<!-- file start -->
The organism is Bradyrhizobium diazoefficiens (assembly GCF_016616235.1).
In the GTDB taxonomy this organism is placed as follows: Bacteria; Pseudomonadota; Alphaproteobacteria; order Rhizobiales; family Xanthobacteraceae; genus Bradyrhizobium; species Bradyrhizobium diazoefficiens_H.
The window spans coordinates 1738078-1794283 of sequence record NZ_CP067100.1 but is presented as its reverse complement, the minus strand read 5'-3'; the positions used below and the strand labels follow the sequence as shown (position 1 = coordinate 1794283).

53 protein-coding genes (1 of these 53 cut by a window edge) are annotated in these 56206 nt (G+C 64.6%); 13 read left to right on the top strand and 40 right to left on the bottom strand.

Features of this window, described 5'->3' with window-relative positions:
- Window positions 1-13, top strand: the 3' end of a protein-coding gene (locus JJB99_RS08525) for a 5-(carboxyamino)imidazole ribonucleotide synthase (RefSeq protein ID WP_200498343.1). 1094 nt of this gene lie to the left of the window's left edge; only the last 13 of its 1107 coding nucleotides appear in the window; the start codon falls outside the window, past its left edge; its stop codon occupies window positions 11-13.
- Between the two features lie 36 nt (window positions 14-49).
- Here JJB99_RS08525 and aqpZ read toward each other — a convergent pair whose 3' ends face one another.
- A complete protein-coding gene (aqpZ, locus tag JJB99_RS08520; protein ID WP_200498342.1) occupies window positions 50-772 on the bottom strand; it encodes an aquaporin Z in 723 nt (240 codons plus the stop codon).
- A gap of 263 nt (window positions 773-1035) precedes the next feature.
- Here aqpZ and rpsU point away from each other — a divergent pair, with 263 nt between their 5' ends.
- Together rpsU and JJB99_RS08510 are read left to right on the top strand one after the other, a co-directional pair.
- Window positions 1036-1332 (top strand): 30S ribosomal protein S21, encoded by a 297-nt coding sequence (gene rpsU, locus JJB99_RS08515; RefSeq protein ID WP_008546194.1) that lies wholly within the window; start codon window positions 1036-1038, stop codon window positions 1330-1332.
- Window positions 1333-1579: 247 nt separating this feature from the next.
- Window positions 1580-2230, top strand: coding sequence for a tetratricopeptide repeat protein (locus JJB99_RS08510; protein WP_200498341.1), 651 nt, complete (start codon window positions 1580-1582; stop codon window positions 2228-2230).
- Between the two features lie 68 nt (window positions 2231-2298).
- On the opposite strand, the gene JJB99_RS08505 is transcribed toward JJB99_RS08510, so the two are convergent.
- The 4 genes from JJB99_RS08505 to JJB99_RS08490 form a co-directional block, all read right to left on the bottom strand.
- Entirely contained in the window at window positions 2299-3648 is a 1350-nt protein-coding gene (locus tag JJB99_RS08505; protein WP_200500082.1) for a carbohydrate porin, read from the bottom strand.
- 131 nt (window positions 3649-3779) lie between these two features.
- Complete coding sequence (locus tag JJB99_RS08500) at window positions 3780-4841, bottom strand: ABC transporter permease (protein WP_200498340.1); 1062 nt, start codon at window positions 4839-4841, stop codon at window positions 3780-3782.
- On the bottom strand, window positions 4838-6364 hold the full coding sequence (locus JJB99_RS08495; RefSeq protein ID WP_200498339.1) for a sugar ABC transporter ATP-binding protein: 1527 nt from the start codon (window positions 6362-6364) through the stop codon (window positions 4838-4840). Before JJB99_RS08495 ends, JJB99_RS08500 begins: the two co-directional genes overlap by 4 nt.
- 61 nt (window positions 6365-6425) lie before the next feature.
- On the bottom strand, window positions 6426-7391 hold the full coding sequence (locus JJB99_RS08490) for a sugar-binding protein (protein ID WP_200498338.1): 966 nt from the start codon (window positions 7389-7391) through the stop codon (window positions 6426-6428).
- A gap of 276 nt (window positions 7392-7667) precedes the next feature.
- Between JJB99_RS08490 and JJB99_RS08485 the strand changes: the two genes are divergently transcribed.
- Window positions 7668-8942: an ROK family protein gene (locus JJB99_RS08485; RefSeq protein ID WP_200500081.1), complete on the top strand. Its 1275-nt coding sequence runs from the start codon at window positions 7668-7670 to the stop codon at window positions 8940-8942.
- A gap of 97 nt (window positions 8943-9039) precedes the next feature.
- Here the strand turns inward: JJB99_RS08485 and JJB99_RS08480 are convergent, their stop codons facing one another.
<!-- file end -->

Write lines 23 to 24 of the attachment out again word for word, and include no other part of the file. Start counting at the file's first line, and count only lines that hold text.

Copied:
- 61 nt (window positions 6365-6425) lie before the next feature.
- On the bottom strand, window positions 6426-7391 hold the full coding sequence (locus JJB99_RS08490) for a sugar-binding protein (protein ID WP_200498338.1): 966 nt from the start codon (window positions 7389-7391) through the stop codon (window positions 6426-6428).